BOWLING GREEN STATE UNIVERSITY

July 10, 2006
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A weekly publication for the BGSU community

Computer Security

Sensitive data should never be stored on portable devices, caution BGSU information technology officials.

New software, user caution can help thwart information theft

It’s become an almost daily story—government agencies, private organizations and universities lose sensitive information, either through hacking or theft of portable devices such as laptop computers.

Colleges seem particularly vulnerable, according to national security experts. From Stanford and San Diego State universities in California to Ohio University, which was breached five times this spring, many have been struck. The problem is growing daily and the ramifications could be long ranging and destructive.

It is clear that a proactive approach is necessary to combat the problem, according to BGSU’s Chief Information Officer Bruce Petryshak. For one, individuals must take common-sense steps to avoid compromising information resources and, two, institutions must stay ever vigilant in employing means to safeguard personal and research information.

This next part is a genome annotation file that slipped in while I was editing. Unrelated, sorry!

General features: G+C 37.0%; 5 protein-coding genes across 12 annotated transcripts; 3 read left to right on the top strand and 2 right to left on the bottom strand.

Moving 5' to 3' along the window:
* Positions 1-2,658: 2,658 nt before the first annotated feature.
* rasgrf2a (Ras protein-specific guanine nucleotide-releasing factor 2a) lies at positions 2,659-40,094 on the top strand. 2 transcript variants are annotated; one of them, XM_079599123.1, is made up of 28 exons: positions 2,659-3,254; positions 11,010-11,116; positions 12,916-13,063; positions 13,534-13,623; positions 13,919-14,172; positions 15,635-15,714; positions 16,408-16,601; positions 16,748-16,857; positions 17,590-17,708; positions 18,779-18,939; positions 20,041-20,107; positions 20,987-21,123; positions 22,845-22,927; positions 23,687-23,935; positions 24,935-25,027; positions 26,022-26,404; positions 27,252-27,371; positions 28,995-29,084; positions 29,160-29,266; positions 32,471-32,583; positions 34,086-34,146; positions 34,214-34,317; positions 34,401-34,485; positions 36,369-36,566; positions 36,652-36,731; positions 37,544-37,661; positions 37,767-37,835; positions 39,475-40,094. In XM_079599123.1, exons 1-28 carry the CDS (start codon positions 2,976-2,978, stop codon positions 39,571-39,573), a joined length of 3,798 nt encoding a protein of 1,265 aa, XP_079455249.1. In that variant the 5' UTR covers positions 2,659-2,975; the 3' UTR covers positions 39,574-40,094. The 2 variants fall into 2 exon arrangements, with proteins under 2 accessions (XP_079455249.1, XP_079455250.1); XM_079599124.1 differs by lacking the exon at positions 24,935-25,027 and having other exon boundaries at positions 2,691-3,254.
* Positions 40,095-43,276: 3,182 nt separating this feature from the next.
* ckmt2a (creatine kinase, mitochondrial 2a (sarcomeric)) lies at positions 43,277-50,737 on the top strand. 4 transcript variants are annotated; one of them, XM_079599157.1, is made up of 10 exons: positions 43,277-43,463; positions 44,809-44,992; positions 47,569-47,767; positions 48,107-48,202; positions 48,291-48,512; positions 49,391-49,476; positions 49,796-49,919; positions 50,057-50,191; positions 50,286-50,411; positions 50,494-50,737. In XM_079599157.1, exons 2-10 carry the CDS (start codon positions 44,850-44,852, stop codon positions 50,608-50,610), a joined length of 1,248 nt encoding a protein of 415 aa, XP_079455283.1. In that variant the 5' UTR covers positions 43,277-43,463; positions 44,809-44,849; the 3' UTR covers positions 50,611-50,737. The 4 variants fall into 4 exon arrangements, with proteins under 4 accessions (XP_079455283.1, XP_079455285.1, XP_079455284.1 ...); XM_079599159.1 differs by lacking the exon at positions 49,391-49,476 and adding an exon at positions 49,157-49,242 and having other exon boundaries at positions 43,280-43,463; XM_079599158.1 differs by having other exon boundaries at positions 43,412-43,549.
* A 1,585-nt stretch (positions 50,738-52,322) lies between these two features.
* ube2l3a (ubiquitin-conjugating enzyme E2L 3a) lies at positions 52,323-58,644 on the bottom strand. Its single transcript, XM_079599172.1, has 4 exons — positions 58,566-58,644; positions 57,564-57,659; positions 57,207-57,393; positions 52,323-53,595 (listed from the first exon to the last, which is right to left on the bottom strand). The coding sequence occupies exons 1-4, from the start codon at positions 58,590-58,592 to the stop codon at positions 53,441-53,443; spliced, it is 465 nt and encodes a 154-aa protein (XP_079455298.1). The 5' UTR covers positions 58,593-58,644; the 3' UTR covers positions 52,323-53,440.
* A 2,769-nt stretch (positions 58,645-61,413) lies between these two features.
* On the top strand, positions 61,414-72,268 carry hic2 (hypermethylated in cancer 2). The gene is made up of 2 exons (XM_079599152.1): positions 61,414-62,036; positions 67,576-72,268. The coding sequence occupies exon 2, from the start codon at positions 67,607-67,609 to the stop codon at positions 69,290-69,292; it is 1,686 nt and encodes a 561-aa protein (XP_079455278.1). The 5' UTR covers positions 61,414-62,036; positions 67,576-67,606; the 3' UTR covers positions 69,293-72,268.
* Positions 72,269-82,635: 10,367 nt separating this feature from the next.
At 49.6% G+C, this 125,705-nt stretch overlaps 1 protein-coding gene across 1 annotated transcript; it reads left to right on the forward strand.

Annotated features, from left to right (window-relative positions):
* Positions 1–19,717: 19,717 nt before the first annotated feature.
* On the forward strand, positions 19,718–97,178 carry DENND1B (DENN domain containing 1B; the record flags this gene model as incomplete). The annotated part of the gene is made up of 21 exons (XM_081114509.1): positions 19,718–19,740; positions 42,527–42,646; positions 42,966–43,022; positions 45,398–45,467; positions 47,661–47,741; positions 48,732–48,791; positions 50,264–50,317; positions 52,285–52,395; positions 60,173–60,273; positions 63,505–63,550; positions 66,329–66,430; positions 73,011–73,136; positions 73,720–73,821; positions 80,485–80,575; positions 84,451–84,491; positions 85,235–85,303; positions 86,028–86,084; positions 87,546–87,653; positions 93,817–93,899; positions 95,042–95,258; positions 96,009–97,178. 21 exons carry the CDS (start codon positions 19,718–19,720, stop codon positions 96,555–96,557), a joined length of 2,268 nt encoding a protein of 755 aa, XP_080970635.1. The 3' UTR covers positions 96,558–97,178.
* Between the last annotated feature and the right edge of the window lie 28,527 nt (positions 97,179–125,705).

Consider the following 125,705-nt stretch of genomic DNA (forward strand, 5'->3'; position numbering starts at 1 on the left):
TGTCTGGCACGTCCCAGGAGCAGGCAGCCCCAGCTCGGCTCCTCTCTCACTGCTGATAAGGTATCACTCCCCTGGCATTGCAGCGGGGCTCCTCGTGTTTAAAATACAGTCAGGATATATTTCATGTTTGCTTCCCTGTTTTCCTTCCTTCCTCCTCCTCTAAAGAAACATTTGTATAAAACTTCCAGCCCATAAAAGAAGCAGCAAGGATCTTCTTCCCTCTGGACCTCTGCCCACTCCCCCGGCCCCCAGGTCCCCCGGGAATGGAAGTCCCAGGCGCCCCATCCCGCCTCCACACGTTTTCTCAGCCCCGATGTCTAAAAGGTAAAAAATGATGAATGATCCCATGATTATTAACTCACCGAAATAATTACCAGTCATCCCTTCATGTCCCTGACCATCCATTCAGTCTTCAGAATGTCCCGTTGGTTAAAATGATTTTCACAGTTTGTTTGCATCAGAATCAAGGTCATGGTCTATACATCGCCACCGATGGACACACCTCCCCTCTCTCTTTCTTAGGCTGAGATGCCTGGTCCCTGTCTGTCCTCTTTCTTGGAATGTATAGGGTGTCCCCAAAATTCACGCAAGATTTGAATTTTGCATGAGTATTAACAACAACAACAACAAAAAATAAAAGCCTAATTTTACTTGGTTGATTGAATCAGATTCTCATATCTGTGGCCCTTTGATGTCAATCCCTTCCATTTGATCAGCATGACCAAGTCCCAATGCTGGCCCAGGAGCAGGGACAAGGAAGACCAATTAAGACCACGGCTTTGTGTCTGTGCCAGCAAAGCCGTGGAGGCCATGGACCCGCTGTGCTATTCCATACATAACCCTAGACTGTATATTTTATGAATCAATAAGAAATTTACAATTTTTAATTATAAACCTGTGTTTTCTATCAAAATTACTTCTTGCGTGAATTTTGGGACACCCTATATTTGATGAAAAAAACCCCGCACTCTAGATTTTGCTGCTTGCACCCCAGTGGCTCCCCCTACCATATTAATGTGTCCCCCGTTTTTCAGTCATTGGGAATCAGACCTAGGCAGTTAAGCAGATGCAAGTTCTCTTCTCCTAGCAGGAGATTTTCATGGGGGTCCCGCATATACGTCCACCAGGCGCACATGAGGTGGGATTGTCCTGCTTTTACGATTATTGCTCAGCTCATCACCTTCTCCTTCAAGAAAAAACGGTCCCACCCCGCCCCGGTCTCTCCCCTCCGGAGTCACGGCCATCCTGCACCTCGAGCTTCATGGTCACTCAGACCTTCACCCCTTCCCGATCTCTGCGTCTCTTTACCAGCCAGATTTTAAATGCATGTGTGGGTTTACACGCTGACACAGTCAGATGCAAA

As a positive measure, BGSU’s Office of the CIO has created the Celo (Kay-Loh) Project, a multiyear, multilevel, multiphase plan to protect data and intellectual property, says Petryshak.
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BGSU hosts young leaders’ conference on future of U.S.-Muslim relations
Top students from across the country will meet at BGSU Saturday (July 15) to discuss "Hope Not Hate: The Future of U.S.-Muslim World Relations.”
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Broughton, Cardwell named library co-interim deans
Kelly Broughton and Catherine Cardwell have been named co-interim deans of University Libraries, Executive Vice President Linda Dobb has announced.
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